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Close aides to Pakistan’s president, Gen. Pervez Musharraf, and the chief of the country’s intelligence agency are in London to hold talks with Benazir Bhutto and Nawaz Sharif, the president’s two main political opponents, generally reliable Pakistani newspapers reported Sunday.

The high-level contacts with the two opposition leaders, who are planning to return to Pakistan to take part in elections, come at a time when government officials have said they are starting a dialogue with all the main political parties to seek “national reconciliation” and to ensure a smooth expansion of democracy.

Musharraf, who seized power in a bloodless coup in 1999, plans to run for re-election to a five-year term before Oct. 15 in a vote of the national and provincial assemblies. He faces an uphill task in securing a third term while still serving as army chief of staff.

The News, one of the most widely read newspapers in the country, reported that the chief of the powerful Inter-Services Intelligence agency, Lt. Gen. Ashfaq Pervaiz Kiyani, and the chief of staff to Musharraf, Lt. Gen. Hamid Javaid, had arrived in London to hold talks with Sharif, a former prime minister, who was ousted in the 1999 coup. He has emerged as a major challenger to Musharraf after a Supreme Court ruling last week that said he should not be hindered from returning from exile.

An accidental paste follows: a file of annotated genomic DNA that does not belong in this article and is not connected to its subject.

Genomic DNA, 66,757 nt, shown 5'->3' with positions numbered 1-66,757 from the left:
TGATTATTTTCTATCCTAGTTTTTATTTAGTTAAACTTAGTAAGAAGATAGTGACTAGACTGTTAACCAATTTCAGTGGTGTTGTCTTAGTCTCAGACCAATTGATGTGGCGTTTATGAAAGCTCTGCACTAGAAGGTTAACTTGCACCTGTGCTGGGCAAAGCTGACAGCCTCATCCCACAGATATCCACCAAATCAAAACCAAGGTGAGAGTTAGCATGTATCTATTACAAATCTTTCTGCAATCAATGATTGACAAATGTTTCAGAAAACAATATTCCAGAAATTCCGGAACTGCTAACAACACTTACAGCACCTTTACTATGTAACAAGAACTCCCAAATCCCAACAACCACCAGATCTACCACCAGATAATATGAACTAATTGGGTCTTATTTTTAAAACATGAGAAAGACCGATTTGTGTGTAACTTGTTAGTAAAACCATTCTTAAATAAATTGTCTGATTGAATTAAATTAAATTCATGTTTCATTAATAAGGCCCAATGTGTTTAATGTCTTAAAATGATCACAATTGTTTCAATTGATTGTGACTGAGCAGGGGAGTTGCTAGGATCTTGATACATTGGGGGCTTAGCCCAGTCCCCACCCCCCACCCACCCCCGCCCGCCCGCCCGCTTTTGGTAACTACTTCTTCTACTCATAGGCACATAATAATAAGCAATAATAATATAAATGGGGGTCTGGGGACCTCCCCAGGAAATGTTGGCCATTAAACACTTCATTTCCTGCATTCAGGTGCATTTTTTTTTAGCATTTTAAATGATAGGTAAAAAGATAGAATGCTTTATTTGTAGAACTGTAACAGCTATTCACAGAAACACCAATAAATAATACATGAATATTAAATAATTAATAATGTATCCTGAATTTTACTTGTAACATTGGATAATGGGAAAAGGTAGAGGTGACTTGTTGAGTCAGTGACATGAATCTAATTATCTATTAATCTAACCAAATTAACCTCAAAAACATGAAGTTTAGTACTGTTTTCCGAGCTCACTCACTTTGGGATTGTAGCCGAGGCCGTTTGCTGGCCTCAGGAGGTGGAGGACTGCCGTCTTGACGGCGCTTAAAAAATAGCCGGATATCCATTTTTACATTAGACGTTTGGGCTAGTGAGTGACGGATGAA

Tariq Aziz, a top civilian aide to Musharraf, is also in London to work on an agreement with Bhutto, another former prime minister, The Daily Times, a leading daily from Lahore, reported. Bhutto has been in negotiations with Musharraf and his aides for months over a power-sharing deal that would allow him to continue for another term as a civilian president and allow her to return to take part in elections, freed of legal impediments.

Contacts between government officials and top opposition figures have gained momentum as the date for the presidential election approaches, and the obstacles to Musharraf staying in office have piled up. In particular, the recently reinstated chief justice, Iftikhar Muhammad Chaudhry, who fought a five-month battle against his dismissal by Musharraf, has shown an aggressive attitude toward government officials who are seen as showing disregard for the Constitution and the law.

Musharraf, who holds both the presidency and the top military job, intends to resign his military post after the presidential elections, senior government officials have said in recent days. However, he would still need the support of opposition parties to overcome constitutional obstacles to his re-election.

“President Musharraf is negotiating after losing ground politically,” The Daily Times observed in its editorial Sunday, saying that his position was growing weaker vis-a-vis the main opposition parties. “President Musharraf is trying to talk to everyone he thinks is still vulnerable, and that includes Maulana Fazalur Rehman,” the leader of a coalition of religious parties, the editorial said. “That is why both Sharif and Bhutto seem to be hesitating about coming to Pakistan.”